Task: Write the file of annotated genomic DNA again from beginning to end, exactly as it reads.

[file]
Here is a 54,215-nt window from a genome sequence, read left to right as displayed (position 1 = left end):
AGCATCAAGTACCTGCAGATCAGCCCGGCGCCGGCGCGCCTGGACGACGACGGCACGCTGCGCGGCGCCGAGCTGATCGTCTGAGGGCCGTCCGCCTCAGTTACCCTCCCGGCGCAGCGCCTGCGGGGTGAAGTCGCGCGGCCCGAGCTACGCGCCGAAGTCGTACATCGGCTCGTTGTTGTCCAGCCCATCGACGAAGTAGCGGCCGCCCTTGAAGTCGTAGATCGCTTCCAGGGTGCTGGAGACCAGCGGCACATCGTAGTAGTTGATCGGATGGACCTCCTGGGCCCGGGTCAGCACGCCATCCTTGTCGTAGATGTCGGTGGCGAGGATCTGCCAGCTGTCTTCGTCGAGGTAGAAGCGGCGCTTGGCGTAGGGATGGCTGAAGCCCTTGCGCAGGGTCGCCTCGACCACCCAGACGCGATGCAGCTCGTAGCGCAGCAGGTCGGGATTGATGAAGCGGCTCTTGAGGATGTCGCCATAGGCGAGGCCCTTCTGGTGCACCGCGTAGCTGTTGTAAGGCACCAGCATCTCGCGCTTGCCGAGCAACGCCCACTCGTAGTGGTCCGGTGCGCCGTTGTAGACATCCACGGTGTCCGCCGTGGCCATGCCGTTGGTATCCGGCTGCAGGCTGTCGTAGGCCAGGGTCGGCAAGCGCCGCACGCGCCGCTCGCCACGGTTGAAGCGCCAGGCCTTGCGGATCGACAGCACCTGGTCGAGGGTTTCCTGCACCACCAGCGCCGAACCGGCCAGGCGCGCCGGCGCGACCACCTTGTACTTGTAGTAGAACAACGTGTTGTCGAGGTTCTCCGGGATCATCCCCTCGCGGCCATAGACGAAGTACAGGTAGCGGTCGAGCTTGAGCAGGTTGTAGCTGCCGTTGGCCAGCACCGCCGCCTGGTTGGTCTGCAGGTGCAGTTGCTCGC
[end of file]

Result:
Here is a 54,215-nt window from a genome sequence, read left to right as displayed (position 1 = left end):
AGCATCAAGTACCTGCAGATCAGCCCGGCGCCGGCGCGCCTGGACGACGACGGCACGCTGCGCGGCGCCGAGCTGATCGTCTGAGGGCCGTCCGCCTCAGTTACCCTCCCGGCGCAGCGCCTGCGGGGTGAAGTCGCGCGGCCCGAGCTACGCGCCGAAGTCGTACATCGGCTCGTTGTTGTCCAGCCCATCGACGAAGTAGCGGCCGCCCTTGAAGTCGTAGATCGCTTCCAGGGTGCTGGAGACCAGCGGCACATCGTAGTAGTTGATCGGATGGACCTCCTGGGCCCGGGTCAGCACGCCATCCTTGTCGTAGATGTCGGTGGCGAGGATCTGCCAGCTGTCTTCGTCGAGGTAGAAGCGGCGCTTGGCGTAGGGATGGCTGAAGCCCTTGCGCAGGGTCGCCTCGACCACCCAGACGCGATGCAGCTCGTAGCGCAGCAGGTCGGGATTGATGAAGCGGCTCTTGAGGATGTCGCCATAGGCGAGGCCCTTCTGGTGCACCGCGTAGCTGTTGTAAGGCACCAGCATCTCGCGCTTGCCGAGCAACGCCCACTCGTAGTGGTCCGGTGCGCCGTTGTAGACATCCACGGTGTCCGCCGTGGCCATGCCGTTGGTATCCGGCTGCAGGCTGTCGTAGGCCAGGGTCGGCAAGCGCCGCACGCGCCGCTCGCCACGGTTGAAGCGCCAGGCCTTGCGGATCGACAGCACCTGGTCGAGGGTTTCCTGCACCACCAGCGCCGAACCGGCCAGGCGCGCCGGCGCGACCACCTTGTACTTGTAGTAGAACAACGTGTTGTCGAGGTTCTCCGGGATCATCCCCTCGCGGCCATAGACGAAGTACAGGTAGCGGTCGAGCTTGAGCAGGTTGTAGCTGCCGTTGGCCAGCACCGCCGCCTGGTTGGTCTGCAGGTGCAGTTGCTCGC